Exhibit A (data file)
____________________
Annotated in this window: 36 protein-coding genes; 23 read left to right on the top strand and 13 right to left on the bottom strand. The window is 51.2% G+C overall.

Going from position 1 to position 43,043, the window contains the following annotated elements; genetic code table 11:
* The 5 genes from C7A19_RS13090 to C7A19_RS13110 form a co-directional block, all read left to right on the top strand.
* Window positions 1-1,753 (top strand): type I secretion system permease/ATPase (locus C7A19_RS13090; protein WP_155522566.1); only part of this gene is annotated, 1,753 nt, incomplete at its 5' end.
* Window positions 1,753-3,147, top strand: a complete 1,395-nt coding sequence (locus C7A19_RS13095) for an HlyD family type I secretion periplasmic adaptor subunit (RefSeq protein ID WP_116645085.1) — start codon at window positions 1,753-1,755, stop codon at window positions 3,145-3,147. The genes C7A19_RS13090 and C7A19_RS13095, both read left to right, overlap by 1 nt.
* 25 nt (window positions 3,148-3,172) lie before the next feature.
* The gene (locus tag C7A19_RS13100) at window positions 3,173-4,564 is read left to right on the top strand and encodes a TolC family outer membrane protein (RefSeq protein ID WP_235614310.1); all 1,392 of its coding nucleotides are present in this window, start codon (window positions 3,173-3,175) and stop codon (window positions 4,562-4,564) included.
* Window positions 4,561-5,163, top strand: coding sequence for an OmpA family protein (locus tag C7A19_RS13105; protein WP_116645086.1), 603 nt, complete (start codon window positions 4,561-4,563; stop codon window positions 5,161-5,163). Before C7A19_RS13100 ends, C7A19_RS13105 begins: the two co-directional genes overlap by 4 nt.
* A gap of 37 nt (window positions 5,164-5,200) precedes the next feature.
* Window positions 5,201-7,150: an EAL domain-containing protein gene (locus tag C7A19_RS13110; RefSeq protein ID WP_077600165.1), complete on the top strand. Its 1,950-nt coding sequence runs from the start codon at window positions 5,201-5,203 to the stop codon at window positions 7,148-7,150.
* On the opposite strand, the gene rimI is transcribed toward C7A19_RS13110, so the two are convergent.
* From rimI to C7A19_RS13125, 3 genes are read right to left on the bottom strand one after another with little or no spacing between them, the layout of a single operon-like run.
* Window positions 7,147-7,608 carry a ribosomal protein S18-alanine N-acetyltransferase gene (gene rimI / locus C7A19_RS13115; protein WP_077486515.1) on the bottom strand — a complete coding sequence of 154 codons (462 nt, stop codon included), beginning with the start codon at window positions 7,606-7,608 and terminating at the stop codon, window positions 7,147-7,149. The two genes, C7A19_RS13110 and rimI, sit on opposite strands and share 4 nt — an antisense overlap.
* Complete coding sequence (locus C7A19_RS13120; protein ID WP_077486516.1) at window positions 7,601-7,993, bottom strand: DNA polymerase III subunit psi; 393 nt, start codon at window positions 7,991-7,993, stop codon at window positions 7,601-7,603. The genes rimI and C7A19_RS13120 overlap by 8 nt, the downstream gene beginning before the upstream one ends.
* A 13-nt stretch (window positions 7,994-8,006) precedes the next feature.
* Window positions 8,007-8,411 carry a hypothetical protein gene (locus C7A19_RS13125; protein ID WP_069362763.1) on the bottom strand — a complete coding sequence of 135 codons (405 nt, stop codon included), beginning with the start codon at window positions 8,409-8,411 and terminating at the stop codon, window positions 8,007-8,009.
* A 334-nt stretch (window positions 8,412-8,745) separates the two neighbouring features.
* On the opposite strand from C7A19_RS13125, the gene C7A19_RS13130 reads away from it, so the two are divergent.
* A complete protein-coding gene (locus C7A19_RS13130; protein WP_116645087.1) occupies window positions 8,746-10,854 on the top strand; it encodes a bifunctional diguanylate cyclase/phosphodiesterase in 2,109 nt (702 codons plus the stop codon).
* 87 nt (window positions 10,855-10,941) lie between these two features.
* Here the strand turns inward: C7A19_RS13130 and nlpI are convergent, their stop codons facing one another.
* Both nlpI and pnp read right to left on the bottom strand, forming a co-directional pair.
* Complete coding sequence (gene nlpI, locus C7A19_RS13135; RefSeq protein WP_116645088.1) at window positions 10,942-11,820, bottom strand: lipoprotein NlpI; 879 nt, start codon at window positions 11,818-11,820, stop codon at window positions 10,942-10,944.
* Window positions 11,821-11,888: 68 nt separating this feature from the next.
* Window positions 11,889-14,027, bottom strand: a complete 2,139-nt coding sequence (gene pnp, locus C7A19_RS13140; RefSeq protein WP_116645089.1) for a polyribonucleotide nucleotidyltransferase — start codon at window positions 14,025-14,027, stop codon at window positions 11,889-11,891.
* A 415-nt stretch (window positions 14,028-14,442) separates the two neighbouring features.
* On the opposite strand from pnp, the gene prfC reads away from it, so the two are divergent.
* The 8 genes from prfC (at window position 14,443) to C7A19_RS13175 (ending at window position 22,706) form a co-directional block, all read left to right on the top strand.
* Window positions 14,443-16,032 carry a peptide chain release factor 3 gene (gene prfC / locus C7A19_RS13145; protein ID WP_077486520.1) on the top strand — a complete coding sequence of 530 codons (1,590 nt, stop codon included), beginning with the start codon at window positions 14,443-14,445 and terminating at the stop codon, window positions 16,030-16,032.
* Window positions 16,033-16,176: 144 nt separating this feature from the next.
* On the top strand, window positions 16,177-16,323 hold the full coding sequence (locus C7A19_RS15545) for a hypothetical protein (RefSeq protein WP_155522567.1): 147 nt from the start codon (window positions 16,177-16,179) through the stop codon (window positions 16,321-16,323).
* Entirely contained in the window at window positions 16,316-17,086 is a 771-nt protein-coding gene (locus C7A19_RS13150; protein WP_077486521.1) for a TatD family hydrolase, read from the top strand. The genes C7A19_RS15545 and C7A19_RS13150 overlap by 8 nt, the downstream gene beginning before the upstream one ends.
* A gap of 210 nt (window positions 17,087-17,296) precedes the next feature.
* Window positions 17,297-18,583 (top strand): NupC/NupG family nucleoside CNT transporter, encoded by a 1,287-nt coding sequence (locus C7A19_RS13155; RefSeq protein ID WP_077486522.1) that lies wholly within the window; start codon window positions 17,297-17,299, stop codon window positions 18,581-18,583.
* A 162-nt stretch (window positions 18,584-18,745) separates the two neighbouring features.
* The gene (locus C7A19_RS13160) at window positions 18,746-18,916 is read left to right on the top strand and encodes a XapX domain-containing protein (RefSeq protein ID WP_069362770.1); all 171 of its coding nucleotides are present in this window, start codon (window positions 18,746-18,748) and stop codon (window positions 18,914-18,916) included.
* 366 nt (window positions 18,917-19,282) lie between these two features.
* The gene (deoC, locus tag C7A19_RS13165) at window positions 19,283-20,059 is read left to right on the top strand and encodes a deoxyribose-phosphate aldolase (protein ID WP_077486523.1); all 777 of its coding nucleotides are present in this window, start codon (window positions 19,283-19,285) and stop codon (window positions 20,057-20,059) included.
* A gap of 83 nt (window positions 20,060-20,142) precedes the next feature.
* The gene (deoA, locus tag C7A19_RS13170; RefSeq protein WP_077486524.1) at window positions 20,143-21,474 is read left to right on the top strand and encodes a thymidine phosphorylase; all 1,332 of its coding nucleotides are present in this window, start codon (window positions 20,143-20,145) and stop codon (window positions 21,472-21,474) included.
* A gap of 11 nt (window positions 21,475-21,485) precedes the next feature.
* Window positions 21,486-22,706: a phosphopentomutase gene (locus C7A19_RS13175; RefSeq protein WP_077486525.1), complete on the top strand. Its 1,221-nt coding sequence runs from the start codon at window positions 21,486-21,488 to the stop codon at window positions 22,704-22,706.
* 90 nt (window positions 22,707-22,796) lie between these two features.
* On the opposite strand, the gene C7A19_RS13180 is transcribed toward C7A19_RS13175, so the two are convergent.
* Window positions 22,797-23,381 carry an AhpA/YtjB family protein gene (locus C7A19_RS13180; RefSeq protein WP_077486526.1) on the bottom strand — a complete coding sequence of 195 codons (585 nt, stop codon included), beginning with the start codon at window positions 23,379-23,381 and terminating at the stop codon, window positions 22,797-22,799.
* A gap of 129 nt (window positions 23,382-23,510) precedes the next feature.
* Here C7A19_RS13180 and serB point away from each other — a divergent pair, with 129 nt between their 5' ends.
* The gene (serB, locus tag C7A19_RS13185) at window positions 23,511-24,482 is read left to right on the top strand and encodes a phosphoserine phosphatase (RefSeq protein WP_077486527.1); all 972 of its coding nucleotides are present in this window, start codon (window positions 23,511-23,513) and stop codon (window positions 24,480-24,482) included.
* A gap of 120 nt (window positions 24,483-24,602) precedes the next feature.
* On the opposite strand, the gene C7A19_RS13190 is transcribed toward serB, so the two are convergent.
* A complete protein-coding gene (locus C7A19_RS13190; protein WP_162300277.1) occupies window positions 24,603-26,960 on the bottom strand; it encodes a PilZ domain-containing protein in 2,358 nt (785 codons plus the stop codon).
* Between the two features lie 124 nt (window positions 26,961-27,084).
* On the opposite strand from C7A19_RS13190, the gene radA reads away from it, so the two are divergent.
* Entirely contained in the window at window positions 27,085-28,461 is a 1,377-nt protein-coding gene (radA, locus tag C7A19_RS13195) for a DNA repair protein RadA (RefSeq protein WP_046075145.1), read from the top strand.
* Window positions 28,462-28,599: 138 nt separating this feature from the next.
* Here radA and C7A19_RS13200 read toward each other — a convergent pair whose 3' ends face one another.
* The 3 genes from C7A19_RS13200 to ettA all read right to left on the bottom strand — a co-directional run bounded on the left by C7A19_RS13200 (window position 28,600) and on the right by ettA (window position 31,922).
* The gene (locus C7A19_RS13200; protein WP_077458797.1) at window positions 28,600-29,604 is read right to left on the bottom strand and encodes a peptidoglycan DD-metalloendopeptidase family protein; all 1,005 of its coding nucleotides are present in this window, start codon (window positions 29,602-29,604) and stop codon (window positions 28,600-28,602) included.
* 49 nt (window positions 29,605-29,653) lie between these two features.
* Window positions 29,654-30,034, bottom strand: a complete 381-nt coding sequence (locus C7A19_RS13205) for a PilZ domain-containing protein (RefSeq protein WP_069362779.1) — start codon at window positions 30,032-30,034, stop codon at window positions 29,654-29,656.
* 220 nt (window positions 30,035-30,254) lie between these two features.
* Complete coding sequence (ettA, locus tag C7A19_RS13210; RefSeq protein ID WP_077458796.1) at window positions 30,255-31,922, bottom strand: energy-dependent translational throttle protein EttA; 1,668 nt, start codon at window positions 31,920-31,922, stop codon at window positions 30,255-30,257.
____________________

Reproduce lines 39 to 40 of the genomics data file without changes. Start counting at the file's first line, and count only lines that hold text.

* A gap of 83 nt (window positions 20,060-20,142) precedes the next feature.
* The gene (deoA, locus tag C7A19_RS13170; RefSeq protein WP_077486524.1) at window positions 20,143-21,474 is read left to right on the top strand and encodes a thymidine phosphorylase; all 1,332 of its coding nucleotides are present in this window, start codon (window positions 20,143-20,145) and stop codon (window positions 21,472-21,474) included.